Bug
 
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Old 05-12-04, 01:56 PM
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Originally Posted by bejay
as per laws it really isnt applied to individuals repairing there vehicles as it is to automotive shops and while anyone can go buy r134a or alternatives refrigerants to r12 i would suspect whithin the next few years you will not be able to unless you are licensed.
Intentionally releasing, or causing to be released, any refrigerant whether it be R12 or R134 is considered "venting". Venting is against federal law for "anyone". Although there may be alternatives for R12 out there, the ONLY refrigerants federally approved for automotive use R12 and R134.
 
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Old 05-12-04, 02:00 PM
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I used to have a Jag, myself. Joke: You know why the English like warm beer? Answer: Lucus makes electrical systems for beer coolers. Know what you mean about Lucus electrical systems.
 
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Old 05-12-04, 02:09 PM
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Originally Posted by Bugalou
.as for the guarantee on the part, that guarantee is from Napa so they pay nothing for it if it konks out within warranty and as for the labor for install..It could have been done in 30 minutes but the guy was screwing around for 30 minutes talking to some chick that stopped for gas, I watched him and they charged me for an hour..If I bought the part from Napa myself and put it in I would get a full year warranty on it instead of the 90 days the garage gave me
Obviously, you couldn't do it yourself or you wouldn't be crying about how much they charged you. I guess you think tools and equipment grow on trees and technicians aren't entitled to a profit for their investment and constant training. I hope that mechanic told you never to come back because I sure would have. That shop's a lot better off without your business.
 
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Old 05-12-04, 02:52 PM
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I said I had it done a few years ago, I had just bought the Dodge and didn't have the factory manual yet..Plus I made the mistake of trusting this guy for a fair deal..I see hes pretty much empty most of the time and I've talked to alot of people about him..they ALL said hes a rip and to stay away and bring my car to so and so in the next town...if you still don't think 75 bucks an hour and a 150 dollar mark-up on a part is excessive, well then I feel sorry for the person that goes to you for repairs..

bug
 
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Old 05-12-04, 03:32 PM
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Originally Posted by Bugalou
..if you still don't think 75 bucks an hour and a 150 dollar mark-up on a part is excessive, well then I feel sorry for the person that goes to you for repairs..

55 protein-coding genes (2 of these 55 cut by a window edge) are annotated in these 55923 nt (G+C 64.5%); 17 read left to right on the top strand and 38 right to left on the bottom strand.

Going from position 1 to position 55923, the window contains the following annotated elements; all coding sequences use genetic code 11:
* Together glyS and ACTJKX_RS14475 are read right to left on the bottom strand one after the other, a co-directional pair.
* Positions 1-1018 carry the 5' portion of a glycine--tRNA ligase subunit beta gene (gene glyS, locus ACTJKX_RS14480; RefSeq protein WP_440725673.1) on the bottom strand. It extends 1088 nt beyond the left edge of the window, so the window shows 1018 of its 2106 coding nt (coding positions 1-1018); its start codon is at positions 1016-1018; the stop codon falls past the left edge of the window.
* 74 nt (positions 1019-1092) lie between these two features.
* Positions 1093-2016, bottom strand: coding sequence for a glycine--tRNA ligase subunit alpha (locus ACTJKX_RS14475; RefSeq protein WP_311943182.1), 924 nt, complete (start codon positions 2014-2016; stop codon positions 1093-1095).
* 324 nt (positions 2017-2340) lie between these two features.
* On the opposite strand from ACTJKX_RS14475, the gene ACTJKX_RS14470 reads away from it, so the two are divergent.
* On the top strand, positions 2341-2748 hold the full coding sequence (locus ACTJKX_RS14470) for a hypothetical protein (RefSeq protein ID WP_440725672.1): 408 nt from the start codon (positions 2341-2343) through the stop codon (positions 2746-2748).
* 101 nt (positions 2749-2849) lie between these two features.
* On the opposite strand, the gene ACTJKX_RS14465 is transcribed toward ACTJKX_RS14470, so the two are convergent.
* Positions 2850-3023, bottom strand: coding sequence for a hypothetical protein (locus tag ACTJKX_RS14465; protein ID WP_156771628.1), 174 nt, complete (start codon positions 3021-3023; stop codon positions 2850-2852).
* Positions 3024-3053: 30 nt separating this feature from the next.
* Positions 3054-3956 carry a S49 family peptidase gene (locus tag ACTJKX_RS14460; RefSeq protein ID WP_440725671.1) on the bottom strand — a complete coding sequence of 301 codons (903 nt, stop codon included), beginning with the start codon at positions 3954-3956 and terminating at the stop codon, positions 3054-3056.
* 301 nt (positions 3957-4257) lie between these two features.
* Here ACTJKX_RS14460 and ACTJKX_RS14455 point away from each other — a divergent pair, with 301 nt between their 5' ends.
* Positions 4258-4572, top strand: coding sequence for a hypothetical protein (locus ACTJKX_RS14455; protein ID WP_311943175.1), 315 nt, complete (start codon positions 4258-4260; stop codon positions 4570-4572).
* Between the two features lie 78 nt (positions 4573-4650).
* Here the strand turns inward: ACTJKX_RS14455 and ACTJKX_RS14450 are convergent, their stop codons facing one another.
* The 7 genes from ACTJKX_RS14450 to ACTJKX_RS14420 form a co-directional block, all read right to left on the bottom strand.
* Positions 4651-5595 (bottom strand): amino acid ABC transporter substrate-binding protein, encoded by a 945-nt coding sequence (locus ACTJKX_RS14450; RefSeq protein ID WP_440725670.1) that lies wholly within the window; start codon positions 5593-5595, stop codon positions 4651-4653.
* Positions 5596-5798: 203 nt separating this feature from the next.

In this area cadillac gets $90 per hour, PepBoys gets $75 and the average is $70-75 for independents. A part that costs the Dealer $200 and sells for $350 is a 43% margin and well acceptable in the trade. I just sent a piece of marine electronics out for repair and they charge $70 per hour. Business has to remain profitable to stay in business and that's what it takes. If you don't want to pay the prevailing rate, then continue to pull your hair out with your Jaguar. We don't need customers that aren't willing to pay fair market value.
 
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Old 05-12-04, 04:48 PM
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I was in business for myself over twenty years and I gotta say, 70 bucks an hour isn't unreasonable these days. It takes a lot of money to pay for all the insurance, paper work, taxes, test equipement, employee wages & benefits, ect.ect. We never got to 70 bucks/hour but I retired from business about 10 years ago. Costs have gone up since then. Now, don't get me wrong, I don't like to pay those hight prices either, and do most things myself, but I do feel that a GOOD shop with GOOD employees are worth 70 bucks and hour in the auto A/C repair business. I'm just glad I don't have to pay that myself.
 
  #26  
Old 05-12-04, 05:21 PM
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I'm not disputing the $75 an hour , I'm disputing the 150 dollar mark-up on the part on top of the $75 and hour..In the area where I live , land is dirt cheap and taxes are too(thats why I moved up here from NYC) and people really don't have much money ..so for this guy to charge that much is criminal..As for pulling my hair out with the Jag, well.. theres nothing to pull out..hehe.. They say you have entered the dark side when you get a car with a lucas system in it but it isn't really that bad

Bug
 
  #27  
Old 05-12-04, 05:35 PM
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Originally Posted by rckowal
In reply to the comment "leak stop" alone will likely cost you your compressor, once it plugs up the expansion valve......There are various kinds of leak stops (which is an inaccurate term since they only slow down leaks, not "stop" them). The type I used is an "O" ring seal conditioner which is dispersed in compressor oil - not a METAL LEAK STOPPER. From what I understand the latter is the "bad actor". Seal conditioners have been around & used succesfully for a long time.

And "but frequent recharging and running low in the meantime will take out your compressor from lack of lubrication......I added oil when I added the R134.